So, I got to connect my stuff. HDMI from cable box to the new stereo. HDMI from computer to stereo. Component from DVD player/game console to stereo. And single HDMI from stereo to projector. All this supported (according to the manual) by the Sony sound system (the "stereo").
Computer worked, as well as component from DVD/console. 1st downside was though that the Sony couldn't handle optical sound when video was coming through HDMI. Only stereo or HDMI. BUMMER!
But what really blew me off, was when I tried to watch TV. Instead I only got a blue screen with warning that "for my protection" the video was not working because of copyright violation!!!
I mean, am I violating a copyright by watching a show on cable? - Of course not. The stupid Sony was just incompatible with the cable box's HDMI signal! - Call to Sony just confirmed that they don't give a shit about their customers. The best solution they offered me was to use component video for from my cable box instead of HDMI. Why on earth would I convert a digital broadcast to analog just to transfer it to a digital projector? Just because Sony decided to "protect" me from copyright violations!
Well, I decided to protect myself from Sony. - Took the system back to their store and went to competitor to buy a system that worked...
So, yes. This is indeed good news if it will finally brake the "protection" from HDMI signal!
Personally I own a iPhone 3G and have been happy with it. I was considering to upgrade to 4G a bit later.
Now, I'm waiting much later, until Apple actually fixes the issue. I haven't used a case for my iPhone and it's held together well for the 20 months. Likely will continue to do so for months to come, like any phone should without additional cases and overtly careful handling. No, I don't use the phone as a hammer, but I don't caress it to sleep either. And because I don't want a case for a phone (to make it bulkier), I'm not buying the 4G until it can be used without.
Second reason why I won't be buying a 4G any time soon is that I made the mistake of installing iOS4 to my 3G. BAD mistake. The iOS4 is unstable and veerryyy slllooooww on the 3G. I don't know about the 4G, if it is as unstable but I wouldn't risk it. Luckily I found out how to downgrade my 3G back to 3.1.3 with help of: http://www.macworld.com/article/152428/2010/06/roll_back_iphone_3g.html
I still lost the backup and it took hours to get the phone back up to speed again...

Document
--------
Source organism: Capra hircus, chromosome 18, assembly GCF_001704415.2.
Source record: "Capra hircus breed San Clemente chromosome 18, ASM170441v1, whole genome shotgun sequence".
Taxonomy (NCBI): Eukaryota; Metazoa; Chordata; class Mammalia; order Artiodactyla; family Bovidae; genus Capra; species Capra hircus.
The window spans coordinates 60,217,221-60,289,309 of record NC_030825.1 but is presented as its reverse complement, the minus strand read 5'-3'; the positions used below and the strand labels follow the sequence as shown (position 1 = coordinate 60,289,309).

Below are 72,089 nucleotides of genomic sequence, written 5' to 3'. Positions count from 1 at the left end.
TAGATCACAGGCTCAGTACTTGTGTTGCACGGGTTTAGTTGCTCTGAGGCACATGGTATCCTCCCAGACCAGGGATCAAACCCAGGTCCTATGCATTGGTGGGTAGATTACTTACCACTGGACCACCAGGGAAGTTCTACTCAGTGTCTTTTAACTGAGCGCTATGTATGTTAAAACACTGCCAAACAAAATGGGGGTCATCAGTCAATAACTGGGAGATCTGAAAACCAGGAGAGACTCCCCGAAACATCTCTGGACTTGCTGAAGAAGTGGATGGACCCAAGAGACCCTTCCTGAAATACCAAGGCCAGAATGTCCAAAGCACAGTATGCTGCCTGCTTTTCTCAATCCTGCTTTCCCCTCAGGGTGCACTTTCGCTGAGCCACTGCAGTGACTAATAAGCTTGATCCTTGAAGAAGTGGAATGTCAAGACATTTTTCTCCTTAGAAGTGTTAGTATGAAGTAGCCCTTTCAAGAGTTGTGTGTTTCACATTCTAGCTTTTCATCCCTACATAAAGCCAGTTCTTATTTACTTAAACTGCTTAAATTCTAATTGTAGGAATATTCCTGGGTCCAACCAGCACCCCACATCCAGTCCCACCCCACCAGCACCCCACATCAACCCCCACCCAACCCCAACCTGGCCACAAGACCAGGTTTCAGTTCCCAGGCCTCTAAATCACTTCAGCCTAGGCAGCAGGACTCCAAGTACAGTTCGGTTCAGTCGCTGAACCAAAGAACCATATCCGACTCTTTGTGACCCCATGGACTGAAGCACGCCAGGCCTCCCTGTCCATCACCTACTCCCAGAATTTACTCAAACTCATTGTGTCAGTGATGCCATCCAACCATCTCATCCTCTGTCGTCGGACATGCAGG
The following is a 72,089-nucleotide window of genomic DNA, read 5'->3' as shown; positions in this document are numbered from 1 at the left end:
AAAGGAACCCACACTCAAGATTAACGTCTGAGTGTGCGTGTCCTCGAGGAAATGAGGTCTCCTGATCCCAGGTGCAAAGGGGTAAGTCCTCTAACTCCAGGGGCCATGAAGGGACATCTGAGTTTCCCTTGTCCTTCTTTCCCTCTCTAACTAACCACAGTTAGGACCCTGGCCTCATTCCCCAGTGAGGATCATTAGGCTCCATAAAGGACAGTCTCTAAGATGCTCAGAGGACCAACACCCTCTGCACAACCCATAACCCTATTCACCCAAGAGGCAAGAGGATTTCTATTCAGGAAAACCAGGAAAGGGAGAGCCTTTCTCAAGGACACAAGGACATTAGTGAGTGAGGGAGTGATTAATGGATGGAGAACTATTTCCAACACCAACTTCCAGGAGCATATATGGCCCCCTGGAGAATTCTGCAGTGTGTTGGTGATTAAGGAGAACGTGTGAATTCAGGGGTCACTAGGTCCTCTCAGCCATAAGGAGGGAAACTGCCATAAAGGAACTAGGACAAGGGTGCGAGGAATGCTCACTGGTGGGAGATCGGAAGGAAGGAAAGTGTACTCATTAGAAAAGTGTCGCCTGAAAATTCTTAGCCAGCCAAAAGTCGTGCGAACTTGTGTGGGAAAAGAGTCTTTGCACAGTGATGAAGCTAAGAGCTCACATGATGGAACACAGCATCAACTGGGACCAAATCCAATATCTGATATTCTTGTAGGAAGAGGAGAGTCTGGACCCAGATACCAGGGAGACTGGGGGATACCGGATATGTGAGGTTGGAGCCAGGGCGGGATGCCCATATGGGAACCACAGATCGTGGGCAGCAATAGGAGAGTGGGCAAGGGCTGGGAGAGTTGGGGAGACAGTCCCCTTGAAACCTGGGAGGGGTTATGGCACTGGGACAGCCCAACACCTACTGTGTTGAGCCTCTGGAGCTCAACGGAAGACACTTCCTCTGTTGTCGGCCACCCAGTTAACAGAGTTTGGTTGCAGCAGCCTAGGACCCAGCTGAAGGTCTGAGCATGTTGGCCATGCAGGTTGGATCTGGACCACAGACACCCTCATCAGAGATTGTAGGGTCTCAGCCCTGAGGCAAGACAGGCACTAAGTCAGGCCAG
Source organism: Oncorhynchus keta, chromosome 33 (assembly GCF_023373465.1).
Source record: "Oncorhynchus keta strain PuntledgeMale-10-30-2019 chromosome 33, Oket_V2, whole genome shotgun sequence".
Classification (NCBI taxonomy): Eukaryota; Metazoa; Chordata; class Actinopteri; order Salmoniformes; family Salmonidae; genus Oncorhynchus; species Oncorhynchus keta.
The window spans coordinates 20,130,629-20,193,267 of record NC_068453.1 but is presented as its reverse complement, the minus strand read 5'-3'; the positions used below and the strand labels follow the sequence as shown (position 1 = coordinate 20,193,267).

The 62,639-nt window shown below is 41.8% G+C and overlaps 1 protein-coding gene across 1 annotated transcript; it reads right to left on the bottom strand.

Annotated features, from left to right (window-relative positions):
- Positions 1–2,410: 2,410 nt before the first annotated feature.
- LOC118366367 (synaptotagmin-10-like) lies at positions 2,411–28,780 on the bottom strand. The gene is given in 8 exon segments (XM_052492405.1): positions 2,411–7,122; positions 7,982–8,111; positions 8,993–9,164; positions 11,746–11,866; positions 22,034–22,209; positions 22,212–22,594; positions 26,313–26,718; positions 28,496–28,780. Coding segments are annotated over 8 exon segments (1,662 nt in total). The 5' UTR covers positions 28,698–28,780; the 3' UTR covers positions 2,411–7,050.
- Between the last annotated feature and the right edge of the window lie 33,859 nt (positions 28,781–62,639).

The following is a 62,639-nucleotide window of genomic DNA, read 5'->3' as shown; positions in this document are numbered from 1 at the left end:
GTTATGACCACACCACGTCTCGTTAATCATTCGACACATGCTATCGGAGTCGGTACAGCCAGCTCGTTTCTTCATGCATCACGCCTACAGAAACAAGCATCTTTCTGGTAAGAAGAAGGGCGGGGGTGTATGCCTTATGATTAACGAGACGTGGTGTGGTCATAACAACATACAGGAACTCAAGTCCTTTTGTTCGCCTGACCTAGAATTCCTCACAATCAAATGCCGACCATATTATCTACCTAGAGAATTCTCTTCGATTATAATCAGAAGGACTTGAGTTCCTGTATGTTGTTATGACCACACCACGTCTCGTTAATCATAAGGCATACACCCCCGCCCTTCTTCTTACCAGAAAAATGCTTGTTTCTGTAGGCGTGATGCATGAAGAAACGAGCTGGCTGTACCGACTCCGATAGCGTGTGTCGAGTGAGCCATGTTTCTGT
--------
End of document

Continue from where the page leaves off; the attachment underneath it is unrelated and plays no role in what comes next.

I find it extremely hilarious to even compare these two devices.
Owners of either one feacly defend they're product and highlight the points they want. This is just like the two 4-year olds in the park fighting whos father is a tougher man... The two devices are so far apart that comparing them is equally intelligent. But I guess that is what
So, lets brake it down, so even the 4-year olds may understand.
Kindle (or it's competetors) are ebook readers. They are designed to do just that. Even if some of them may have features that try to mimic a tablet computer, they are still ebook readers. And excellent at that! They have extremely good battery life that is essential for an ebook reader. You do not want to be dependable on chargers when reading a book. The e-ink display is as close to paper as possible (for the price) at the moment. It is much more confortable for the eye to read for extended periods, than any CRT/LCD/LED-display. This is because it reflects light instead of emitting it. Our eyes were "designed" to work best on reflected light, not ligh emitting objects. Slow refresh has no relevance when reading a book. Very few people are able to read over a page in a second. =) These ebook readers may also play MP3s for you when reading, which is a nice addition. But they are not designed to be good email clients, web browsers or game consoles.
The iPad is a tablet. Only thing in common it has with an ebook reader is its size and form factor. But just as apples and oranges share the size and form, they still are apples and oranges. The iPad is designed for exactly the things an ebook reader is not. Email, web browsing and gaming, while the only fuctional thing it shares with an ebook reader is a MP3 player. And for these functions, people are willing to pay more, thus it costs more. Yes, you can buy and read ibooks on the iPad, but it is not its primary function. The light emitting screen is not as confortable to read books for extended periods of time. The battery life, while excellent for a tablet, still is too dependable on external power sources to compete with a book, or even an ebook reader.
They both are excellent devices, but just not comparable. But hey, if you've bought one or the other and are happy with it, great! Just don't think it is the ultimate culmitnation of technological achievement and the end of the road.
Let's organize this thing and take all the fun out of it.